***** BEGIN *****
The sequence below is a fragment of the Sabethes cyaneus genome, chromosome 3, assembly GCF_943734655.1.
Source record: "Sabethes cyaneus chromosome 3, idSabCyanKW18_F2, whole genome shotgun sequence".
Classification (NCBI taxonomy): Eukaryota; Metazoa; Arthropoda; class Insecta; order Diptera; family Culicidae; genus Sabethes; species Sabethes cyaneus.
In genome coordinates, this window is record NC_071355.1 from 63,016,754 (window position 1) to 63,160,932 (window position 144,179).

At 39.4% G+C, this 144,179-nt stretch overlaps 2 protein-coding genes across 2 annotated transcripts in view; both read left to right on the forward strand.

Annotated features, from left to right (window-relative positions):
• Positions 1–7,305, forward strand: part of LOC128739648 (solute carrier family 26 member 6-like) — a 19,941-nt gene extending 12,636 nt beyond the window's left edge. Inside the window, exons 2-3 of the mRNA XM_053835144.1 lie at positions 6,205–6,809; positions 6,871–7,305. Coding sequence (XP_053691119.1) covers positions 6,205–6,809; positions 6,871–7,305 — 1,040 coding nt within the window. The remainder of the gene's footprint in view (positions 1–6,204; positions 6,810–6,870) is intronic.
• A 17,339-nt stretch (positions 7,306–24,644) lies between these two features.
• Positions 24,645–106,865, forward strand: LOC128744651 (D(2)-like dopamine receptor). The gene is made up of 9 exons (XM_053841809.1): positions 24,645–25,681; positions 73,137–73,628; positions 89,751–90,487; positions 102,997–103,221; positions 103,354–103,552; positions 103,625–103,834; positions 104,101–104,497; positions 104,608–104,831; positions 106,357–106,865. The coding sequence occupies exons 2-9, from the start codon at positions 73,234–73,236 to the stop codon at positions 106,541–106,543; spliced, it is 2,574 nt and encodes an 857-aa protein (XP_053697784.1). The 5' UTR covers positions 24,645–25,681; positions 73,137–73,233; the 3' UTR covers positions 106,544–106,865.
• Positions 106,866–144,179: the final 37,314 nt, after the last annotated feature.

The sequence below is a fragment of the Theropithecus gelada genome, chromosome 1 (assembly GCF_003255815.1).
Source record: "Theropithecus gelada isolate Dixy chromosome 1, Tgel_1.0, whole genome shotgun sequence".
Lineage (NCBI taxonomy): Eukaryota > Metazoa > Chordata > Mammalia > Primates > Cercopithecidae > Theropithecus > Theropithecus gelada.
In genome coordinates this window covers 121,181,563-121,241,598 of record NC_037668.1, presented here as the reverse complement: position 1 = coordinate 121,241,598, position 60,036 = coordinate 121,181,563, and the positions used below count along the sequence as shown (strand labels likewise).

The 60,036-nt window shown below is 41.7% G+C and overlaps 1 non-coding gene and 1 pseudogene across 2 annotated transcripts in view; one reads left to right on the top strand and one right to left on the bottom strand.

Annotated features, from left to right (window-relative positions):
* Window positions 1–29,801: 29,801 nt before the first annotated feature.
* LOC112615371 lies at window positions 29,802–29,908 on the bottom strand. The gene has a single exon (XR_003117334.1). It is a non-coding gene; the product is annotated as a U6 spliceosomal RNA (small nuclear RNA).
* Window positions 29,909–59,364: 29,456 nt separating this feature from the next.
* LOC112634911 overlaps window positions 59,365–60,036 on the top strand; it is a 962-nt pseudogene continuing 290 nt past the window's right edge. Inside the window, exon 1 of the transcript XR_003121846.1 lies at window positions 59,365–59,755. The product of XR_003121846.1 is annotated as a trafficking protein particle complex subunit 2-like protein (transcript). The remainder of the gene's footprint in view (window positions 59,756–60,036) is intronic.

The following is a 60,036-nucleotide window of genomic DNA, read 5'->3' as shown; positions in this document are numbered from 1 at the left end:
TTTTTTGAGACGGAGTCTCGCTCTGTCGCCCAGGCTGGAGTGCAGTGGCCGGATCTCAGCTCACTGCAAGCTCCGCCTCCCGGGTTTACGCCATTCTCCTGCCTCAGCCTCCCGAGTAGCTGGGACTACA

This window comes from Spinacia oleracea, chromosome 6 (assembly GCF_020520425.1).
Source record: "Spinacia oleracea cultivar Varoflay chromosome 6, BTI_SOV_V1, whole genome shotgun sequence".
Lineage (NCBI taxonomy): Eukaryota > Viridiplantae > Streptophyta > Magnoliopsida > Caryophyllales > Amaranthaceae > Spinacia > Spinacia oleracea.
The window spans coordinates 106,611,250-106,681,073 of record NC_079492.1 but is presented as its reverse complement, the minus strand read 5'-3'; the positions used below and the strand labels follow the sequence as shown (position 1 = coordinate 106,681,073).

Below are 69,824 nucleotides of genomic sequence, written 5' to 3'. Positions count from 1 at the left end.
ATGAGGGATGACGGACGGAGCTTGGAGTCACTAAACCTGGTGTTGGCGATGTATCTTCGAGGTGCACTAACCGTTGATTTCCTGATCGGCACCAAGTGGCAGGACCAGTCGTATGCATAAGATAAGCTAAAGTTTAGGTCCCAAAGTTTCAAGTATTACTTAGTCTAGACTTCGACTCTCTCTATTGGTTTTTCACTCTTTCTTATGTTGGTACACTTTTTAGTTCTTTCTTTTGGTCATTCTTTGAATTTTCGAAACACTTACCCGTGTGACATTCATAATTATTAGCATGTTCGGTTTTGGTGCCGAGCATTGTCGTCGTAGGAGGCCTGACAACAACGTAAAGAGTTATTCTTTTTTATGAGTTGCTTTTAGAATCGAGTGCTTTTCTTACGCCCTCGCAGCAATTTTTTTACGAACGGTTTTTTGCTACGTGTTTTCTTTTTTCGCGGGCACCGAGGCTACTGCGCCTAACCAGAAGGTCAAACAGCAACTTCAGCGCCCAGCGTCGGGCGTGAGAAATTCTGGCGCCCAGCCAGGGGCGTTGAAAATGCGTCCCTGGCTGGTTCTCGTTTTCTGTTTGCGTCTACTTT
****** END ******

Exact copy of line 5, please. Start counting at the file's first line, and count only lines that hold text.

At 39.4% G+C, this 144,179-nt stretch overlaps 2 protein-coding genes across 2 annotated transcripts in view; both read left to right on the forward strand.